Johnny decides to take this rather inopportune moment to inform his fiancé and father-in-law of his early retirement plans. Both are horrified. Linda is reduced to tears after being dressed down by her father and is finally left alone with her wayward brother – she contemplates whether or not to join him in a life of perpetual drunkenness. Despite its light touch, Holiday has dark depths. Linda’s omnipresent “headaches” are euphemistically referred to, suggesting an ongoing battle with depression. Ned’s alcoholism is played for laughs at first, but the depths of his despair become unmistakable as the film unfolds (the pathos is only compounded by the character’s queer-coding).
While other films of the period might tritely concede that money doesn’t bring happiness (often after having luxuriated in luxury), Holiday articulates this point forcefully, and throughout. But the question remains: what exactly would Johnny do on his holiday? What would Linda see if she came with him? The film will not (or cannot) tell us. But in this absence of specificity, we can infer any number of desired awakenings, whether they be spiritual, political, or even sexual. Whatever it is that Johnny and Linda need, they will have to leave the Seton mansion, America, and even the limits of the film frame in order to find it. In this sense, Holiday functions as a kind of critique of the Hays Office – perhaps the most damning that was ever made, within the code’s restrictions.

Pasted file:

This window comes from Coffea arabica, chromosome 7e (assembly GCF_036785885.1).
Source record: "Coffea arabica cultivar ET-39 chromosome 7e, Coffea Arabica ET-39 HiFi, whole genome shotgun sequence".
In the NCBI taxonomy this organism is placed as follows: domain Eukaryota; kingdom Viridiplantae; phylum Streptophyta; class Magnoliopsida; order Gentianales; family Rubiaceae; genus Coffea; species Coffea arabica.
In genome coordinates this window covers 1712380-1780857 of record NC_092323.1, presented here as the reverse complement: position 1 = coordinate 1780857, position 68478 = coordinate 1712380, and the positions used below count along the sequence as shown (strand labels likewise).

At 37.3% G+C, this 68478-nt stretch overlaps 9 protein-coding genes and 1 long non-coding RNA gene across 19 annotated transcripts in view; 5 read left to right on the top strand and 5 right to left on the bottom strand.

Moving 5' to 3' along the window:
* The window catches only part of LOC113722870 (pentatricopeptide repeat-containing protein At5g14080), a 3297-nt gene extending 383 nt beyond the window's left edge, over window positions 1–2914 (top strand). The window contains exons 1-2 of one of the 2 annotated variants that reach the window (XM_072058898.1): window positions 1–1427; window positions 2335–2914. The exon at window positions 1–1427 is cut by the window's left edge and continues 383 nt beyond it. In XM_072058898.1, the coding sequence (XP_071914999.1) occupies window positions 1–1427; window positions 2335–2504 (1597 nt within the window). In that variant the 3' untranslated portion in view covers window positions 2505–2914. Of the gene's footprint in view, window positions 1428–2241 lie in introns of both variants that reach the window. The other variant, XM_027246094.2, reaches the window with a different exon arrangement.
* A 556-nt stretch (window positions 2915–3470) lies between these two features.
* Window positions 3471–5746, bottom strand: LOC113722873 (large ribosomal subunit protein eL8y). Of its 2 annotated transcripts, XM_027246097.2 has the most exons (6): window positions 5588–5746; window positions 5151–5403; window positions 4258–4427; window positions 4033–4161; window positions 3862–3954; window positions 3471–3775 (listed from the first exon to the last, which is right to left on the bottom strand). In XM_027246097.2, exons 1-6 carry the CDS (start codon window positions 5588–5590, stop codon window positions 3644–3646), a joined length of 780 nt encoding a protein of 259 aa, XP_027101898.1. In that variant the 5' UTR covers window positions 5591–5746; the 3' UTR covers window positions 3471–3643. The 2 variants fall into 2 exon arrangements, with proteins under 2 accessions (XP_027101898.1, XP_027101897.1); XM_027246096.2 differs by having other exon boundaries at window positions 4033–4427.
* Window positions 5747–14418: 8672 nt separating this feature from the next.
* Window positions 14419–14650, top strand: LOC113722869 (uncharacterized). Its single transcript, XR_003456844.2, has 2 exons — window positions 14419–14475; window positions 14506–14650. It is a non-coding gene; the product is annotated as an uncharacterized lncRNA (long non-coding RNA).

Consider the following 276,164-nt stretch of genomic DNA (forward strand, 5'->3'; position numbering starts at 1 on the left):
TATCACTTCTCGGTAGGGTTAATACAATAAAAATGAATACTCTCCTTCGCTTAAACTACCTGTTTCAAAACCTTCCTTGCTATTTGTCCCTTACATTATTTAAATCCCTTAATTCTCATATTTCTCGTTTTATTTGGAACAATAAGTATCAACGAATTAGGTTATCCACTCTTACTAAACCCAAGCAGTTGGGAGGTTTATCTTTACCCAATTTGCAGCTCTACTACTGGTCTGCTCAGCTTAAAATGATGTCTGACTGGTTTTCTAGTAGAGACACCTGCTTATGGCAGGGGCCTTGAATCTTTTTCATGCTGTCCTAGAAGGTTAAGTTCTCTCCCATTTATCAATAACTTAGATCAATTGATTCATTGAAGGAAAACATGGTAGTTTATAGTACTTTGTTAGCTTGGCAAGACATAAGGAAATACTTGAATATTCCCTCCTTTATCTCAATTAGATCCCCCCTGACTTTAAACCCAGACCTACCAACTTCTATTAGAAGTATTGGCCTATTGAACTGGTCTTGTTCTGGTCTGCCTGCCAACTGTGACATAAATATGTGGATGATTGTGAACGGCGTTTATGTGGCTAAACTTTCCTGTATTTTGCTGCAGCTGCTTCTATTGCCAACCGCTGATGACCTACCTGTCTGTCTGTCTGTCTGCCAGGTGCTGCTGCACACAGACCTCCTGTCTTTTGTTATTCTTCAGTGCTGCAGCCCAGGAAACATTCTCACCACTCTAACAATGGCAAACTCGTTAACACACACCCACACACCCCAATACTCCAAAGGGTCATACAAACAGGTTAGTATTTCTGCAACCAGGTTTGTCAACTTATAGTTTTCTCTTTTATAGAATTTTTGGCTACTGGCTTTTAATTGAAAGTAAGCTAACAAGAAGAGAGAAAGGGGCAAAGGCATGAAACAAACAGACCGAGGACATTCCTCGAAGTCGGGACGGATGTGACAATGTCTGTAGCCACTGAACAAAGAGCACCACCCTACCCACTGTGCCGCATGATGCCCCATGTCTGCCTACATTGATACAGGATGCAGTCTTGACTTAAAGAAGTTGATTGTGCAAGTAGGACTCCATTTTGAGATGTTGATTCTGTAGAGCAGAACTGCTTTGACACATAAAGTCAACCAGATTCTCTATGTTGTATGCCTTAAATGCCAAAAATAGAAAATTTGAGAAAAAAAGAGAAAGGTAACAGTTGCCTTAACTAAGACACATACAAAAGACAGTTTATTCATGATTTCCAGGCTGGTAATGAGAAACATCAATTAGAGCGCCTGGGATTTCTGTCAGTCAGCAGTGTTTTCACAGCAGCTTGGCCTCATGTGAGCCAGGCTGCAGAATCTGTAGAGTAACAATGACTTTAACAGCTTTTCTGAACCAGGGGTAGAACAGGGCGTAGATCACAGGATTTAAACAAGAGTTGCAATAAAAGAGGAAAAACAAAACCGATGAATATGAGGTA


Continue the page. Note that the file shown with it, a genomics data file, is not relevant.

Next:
Holiday is about as radical as a Hollywood film of the 1930s could be, but not so radical as to forgo a happy ending. Of course, Cary Grant and Katherine Hepburn get together – onboard a cruise ship to France no less – but their well-earned kiss doesn’t really feel like the end of anything, the way most do. It’s not conclusive or prescriptive, their happiness isn’t entirely secure. It’s an Old Hollywood denouement through and through – but one you can believe in, and all the more poignant for its honesty. Maybe Johnny and Linda will never find what they’re looking for, but at least now they’re looking together.